Effects of a Multitouch Keyboard on Wrist Posture, Typing Performance and Comfort
The design of computer keyboards is rapidly evolving as portable computing becomes increasingly ubiquitous due to wireless networking and the increased popularity of personal digital assistants and notebook computers. However, there is a balance between mobility and productivity, in terms of text-entry accuracy and speed, which needs to be maintained as computer keyboards become smaller and slimmer through the introduction of ultra low-profile designs. In addition, the ergonomic benefits, in terms of the reduction of awkward wrist postures and user comfort, of ultra-low profile designs are unclear. <br><br> This study tests a new prototype ultra-low profile MultiTouch keyless keyboard (MTK) that uses a MultiTouch surface to create an extremely thin typing environment that requires no force to register a keystroke and allows mousing and gestural input on the same surface. In this study, the MTK was tested against a conventional keyboard (CK) for typing speed, accuracy, wrist postures and user comfort. It was hypothesized that the lack of key travel would increase speed and accuracy, while the ultra-thin design would reduce the amount of wrist extension, which could decrease the risk of a wrist injury or other hand and wrist musculoskeletal disorder. Finally, it was hypothesized that there would be a significant short-term learning effect on typing speed and accuracy for the MTK. <br><br> A laboratory experiment was conducted with 6 males and 6 females typing using two QWERTY keyboard designs: a CK and a MTK. Subjects visited the lab for 1.5 hours for 2 non-consecutive days in the same week, for a total of 3 hours. Each visit consisted of eight randomly assigned 7.5-minute typing tasks of text passages of similar difficulty and identical length. Quantitative measures of typing speed and accuracy were collected using Typing Quick and Easy 13.0 and qualitative measures of user preference and comfort were gathered by self-report questionnaires. A wrist glove electrogoniometer system was used to record right-hand wrist positioning data, which was analyzed to assess the risk of injury. The two keyboards were evaluated in a repeated measures within-subjects factorial design. <br><br> Subjects, typed slower (F1,11 = 41.86, p=0.000) and less accurately (F1,11 = 23.55, p=0.001) on the MTK during the typing tasks. Subjects preferred the CK and reported a higher level of ease (F1,11 = 49.732, p=0.00) and enjoyment (F1,11 = 51.129, p=0.00) during its use. <br><br> Mean wrist extension was lower for the MTK (F1,11= 10.205, p=0.000) while radial and ulnar deviation did not differ significantly between the two keyboards. The MTK had a lower percentage of highest-risk wrist extension (F1,11= 6.437, p=0.028), and conversely, a higher percentage of neutral wrist posture (F1,11= 12.947, p=0.004). <br><br> A significant positive linear trend was observed across the within-subjects scores for speed (F1,11= 9.308, p=0.011) and accuracy (F1,11= 11.903, p=0.005) across tasks in the MTK condition. <br><br> Limitations to this study include practice effects, due to the naive subjects' lack of training on the MTK and the limited duration of exposure to this novel keyboard. Fatigue effects may have also been a factor, even though the experimental conditions were spread out over two non-consecutive days in the same week. <br><br> Future research directions include additional testing of the unique mousing and gestural capabilities of the MTK. Other research suggests that practice and extended exposure to the MTK may raise performance to comparable levels associated with CK devices.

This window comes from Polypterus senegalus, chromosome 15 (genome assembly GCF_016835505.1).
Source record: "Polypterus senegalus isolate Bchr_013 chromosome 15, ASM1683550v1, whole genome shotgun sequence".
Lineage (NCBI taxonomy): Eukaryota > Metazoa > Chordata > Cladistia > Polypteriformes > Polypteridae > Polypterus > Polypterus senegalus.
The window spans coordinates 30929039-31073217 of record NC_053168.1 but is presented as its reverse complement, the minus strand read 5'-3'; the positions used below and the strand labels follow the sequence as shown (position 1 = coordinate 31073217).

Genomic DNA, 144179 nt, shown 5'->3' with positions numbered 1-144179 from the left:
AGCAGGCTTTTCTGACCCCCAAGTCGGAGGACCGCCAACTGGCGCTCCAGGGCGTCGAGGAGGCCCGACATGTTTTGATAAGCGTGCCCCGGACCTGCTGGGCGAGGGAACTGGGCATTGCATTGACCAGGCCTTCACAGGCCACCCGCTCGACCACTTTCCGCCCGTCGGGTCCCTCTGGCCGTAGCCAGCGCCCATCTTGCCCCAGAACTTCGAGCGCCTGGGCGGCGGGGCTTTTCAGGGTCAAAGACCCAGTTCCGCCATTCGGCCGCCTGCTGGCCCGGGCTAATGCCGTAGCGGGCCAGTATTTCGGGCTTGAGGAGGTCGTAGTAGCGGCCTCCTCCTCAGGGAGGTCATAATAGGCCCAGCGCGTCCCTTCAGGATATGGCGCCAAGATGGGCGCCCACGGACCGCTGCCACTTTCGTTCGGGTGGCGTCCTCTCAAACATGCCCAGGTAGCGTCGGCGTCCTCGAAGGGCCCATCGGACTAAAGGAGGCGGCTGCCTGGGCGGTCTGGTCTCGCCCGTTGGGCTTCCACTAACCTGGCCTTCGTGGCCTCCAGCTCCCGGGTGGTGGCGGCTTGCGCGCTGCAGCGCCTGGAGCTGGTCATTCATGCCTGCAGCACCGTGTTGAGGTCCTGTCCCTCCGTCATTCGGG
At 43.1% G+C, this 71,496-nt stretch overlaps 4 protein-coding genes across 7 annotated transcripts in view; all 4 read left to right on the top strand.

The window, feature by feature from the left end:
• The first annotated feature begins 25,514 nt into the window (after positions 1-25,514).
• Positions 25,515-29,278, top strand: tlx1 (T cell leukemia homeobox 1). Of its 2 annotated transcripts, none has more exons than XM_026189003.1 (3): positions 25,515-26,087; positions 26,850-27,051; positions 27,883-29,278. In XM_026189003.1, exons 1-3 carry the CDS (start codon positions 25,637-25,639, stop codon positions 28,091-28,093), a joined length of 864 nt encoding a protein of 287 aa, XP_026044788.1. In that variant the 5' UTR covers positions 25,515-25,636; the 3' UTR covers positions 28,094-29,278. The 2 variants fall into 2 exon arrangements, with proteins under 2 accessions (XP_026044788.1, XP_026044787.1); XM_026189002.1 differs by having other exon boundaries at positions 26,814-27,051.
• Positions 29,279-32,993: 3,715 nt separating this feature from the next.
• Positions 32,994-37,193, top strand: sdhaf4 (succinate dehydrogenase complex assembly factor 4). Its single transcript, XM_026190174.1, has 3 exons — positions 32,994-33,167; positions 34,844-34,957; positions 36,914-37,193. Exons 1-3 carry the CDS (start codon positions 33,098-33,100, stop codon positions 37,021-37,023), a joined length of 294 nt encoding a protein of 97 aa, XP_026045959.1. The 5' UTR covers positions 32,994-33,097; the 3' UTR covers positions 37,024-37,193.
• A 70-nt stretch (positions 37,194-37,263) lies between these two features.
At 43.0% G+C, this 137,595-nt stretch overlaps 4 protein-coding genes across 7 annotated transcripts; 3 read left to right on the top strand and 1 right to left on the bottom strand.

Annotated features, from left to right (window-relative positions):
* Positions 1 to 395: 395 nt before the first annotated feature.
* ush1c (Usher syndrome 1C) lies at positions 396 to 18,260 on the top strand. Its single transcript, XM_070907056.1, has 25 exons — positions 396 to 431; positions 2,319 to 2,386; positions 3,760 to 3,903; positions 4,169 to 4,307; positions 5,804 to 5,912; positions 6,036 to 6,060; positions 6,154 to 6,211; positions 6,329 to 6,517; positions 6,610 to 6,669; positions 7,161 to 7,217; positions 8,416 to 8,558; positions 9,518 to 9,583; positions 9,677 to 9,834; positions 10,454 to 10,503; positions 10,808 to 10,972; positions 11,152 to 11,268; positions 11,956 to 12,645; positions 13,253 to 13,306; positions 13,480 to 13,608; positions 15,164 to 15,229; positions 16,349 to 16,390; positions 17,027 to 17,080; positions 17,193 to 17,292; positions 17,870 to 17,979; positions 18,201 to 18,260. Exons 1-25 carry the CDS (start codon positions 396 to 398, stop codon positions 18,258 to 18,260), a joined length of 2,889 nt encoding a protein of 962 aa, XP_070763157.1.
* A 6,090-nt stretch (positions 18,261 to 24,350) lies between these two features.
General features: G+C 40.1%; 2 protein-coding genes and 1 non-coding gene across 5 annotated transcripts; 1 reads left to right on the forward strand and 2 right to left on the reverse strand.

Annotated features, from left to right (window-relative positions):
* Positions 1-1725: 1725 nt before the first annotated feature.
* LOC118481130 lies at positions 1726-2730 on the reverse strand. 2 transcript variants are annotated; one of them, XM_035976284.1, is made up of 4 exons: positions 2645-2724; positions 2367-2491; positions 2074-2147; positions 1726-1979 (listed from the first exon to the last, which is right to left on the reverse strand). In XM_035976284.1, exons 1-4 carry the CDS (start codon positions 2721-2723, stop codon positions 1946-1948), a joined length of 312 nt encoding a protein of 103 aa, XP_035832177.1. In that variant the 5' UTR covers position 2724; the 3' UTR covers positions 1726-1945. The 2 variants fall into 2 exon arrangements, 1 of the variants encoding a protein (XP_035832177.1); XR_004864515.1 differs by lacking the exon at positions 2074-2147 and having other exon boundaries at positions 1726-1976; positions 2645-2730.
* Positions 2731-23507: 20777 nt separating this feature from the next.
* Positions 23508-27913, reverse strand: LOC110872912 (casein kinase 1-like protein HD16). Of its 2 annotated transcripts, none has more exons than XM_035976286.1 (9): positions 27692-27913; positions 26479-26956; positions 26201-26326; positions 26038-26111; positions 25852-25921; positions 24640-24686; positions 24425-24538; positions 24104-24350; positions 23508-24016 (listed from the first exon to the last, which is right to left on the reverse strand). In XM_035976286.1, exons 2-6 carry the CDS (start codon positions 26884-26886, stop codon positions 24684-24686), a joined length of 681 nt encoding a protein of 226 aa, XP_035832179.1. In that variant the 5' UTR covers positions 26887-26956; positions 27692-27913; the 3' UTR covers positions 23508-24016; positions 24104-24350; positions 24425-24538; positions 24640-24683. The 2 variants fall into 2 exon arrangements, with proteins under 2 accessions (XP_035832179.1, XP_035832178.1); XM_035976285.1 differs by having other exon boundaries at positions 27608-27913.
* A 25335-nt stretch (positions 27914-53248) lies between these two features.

Alan Hedge Geri Gay
College of Human Ecology, Cornell University
gestural interface; alternative keyboard; human factors
dissertation or thesis